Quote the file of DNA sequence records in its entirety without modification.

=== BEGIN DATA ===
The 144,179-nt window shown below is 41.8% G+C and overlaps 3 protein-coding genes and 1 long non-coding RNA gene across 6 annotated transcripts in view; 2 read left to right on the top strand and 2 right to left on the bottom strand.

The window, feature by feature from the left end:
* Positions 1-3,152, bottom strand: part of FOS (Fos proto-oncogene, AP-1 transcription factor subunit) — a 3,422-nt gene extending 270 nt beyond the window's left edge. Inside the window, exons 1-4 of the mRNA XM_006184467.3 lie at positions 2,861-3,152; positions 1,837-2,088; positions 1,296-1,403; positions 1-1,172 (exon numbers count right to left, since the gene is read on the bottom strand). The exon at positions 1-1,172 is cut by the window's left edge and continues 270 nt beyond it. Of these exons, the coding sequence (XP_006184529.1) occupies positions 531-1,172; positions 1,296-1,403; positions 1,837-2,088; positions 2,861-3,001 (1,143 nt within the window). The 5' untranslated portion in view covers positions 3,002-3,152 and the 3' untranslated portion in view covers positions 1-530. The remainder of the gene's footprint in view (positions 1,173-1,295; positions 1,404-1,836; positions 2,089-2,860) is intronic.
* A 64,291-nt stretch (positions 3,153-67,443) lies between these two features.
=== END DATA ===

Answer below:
The 144,179-nt window shown below is 41.8% G+C and overlaps 3 protein-coding genes and 1 long non-coding RNA gene across 6 annotated transcripts in view; 2 read left to right on the top strand and 2 right to left on the bottom strand.

The window, feature by feature from the left end:
* Positions 1-3,152, bottom strand: part of FOS (Fos proto-oncogene, AP-1 transcription factor subunit) — a 3,422-nt gene extending 270 nt beyond the window's left edge. Inside the window, exons 1-4 of the mRNA XM_006184467.3 lie at positions 2,861-3,152; positions 1,837-2,088; positions 1,296-1,403; positions 1-1,172 (exon numbers count right to left, since the gene is read on the bottom strand). The exon at positions 1-1,172 is cut by the window's left edge and continues 270 nt beyond it. Of these exons, the coding sequence (XP_006184529.1) occupies positions 531-1,172; positions 1,296-1,403; positions 1,837-2,088; positions 2,861-3,001 (1,143 nt within the window). The 5' untranslated portion in view covers positions 3,002-3,152 and the 3' untranslated portion in view covers positions 1-530. The remainder of the gene's footprint in view (positions 1,173-1,295; positions 1,404-1,836; positions 2,089-2,860) is intronic.
* A 64,291-nt stretch (positions 3,153-67,443) lies between these two features.